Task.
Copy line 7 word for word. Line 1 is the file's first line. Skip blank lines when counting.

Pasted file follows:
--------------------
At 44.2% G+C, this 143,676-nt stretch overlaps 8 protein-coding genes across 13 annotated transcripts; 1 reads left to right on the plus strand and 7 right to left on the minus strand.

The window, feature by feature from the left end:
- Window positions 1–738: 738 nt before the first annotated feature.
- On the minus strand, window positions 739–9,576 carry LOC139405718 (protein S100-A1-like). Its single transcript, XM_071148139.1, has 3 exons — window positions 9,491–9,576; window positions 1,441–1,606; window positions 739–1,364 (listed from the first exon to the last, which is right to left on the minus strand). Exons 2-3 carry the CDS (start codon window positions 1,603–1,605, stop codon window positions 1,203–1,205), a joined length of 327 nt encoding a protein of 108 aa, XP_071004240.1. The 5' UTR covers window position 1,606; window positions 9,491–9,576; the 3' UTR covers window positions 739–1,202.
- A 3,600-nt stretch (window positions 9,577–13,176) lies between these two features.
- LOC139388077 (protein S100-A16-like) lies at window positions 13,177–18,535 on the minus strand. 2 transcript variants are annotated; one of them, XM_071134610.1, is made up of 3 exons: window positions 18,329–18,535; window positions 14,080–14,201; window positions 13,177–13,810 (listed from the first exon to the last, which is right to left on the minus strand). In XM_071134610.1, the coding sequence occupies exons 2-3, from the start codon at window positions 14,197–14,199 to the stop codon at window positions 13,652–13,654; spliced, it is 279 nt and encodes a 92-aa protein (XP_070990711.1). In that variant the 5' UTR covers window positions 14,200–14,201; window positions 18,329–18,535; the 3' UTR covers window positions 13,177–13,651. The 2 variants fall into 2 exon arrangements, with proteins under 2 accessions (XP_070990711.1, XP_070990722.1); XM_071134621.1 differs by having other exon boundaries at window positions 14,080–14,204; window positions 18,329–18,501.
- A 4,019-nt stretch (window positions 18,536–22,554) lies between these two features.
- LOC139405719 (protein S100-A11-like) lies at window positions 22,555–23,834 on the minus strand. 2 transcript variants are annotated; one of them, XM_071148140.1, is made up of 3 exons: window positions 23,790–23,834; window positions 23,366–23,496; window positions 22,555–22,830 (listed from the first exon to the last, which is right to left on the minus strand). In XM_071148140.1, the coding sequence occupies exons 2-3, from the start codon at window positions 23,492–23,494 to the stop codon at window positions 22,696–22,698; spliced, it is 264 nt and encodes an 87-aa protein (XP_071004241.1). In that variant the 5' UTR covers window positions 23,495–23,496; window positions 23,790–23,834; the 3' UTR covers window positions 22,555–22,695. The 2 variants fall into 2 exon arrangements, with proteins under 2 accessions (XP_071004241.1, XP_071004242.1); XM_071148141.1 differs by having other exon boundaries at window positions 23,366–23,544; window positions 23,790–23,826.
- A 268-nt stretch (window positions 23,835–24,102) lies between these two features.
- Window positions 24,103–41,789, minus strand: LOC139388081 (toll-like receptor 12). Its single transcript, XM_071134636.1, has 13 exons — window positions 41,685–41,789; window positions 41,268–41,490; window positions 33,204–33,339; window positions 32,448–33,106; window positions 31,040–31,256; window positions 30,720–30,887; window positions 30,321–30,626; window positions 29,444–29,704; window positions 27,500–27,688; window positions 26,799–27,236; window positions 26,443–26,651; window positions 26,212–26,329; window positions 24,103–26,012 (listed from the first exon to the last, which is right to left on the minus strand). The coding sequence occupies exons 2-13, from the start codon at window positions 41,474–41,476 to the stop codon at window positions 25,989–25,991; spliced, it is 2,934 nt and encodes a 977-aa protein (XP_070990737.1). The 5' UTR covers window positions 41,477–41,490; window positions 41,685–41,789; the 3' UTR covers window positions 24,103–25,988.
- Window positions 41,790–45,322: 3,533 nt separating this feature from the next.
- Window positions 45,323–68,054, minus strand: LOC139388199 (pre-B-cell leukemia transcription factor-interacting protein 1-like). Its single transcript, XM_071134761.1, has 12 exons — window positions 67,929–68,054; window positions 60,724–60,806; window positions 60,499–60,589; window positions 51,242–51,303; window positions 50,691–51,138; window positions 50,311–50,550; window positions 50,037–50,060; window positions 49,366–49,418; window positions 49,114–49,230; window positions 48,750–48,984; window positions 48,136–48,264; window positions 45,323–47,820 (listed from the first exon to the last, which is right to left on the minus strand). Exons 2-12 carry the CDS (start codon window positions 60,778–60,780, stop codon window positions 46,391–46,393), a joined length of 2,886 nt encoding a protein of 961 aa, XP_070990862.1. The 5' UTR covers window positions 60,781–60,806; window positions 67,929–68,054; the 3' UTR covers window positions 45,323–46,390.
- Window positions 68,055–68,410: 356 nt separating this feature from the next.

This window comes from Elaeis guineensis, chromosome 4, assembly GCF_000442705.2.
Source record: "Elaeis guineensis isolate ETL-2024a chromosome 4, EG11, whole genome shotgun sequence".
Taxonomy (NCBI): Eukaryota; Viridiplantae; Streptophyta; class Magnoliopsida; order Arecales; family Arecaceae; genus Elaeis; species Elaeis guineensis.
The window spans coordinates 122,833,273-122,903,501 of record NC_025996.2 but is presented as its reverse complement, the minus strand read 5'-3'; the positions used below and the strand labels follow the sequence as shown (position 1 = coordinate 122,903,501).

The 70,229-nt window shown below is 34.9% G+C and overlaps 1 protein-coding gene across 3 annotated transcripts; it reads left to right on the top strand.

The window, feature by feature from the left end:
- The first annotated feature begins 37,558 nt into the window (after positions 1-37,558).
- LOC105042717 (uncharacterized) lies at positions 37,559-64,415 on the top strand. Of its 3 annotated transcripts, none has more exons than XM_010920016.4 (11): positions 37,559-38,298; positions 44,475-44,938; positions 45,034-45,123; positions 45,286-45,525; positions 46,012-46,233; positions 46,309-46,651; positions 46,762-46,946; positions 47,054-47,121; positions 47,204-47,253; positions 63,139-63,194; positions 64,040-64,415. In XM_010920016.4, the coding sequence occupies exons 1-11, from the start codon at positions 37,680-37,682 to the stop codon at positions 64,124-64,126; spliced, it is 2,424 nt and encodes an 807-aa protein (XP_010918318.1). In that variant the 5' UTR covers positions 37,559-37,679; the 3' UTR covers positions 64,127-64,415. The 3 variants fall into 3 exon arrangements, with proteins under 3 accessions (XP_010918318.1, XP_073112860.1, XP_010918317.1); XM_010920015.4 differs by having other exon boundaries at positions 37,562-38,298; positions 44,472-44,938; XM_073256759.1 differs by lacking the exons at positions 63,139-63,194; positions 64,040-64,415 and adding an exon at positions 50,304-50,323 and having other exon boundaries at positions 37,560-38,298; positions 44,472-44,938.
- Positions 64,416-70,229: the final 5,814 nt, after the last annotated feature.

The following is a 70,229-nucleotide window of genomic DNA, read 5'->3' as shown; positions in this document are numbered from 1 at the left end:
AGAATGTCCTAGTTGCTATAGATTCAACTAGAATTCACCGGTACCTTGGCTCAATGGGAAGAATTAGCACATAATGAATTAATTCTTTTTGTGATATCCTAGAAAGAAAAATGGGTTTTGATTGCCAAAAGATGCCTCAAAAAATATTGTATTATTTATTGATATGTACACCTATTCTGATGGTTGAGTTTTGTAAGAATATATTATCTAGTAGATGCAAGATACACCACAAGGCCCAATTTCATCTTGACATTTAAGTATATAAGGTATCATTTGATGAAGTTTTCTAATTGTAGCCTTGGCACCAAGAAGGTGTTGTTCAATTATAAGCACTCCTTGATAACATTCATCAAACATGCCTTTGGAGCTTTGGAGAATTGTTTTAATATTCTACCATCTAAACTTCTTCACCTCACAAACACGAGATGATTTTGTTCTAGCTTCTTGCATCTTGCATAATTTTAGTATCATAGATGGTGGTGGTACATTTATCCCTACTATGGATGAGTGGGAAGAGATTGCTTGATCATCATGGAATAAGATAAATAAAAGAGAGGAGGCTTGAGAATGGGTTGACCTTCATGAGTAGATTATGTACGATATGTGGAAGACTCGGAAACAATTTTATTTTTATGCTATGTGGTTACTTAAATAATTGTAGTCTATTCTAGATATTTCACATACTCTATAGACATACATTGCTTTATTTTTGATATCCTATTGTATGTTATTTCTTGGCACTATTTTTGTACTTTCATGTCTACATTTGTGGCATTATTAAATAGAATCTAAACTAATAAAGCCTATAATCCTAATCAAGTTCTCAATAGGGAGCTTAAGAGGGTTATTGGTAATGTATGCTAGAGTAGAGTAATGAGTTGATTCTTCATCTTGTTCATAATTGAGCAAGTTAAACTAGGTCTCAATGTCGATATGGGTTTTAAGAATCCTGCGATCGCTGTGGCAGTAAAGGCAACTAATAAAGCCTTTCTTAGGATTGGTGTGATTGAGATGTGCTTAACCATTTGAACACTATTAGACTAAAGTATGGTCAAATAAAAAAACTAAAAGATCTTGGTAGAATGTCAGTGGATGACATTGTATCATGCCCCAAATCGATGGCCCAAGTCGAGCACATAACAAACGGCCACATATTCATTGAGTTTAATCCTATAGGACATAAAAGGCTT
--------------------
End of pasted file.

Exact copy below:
- A 4,019-nt stretch (window positions 18,536–22,554) lies between these two features.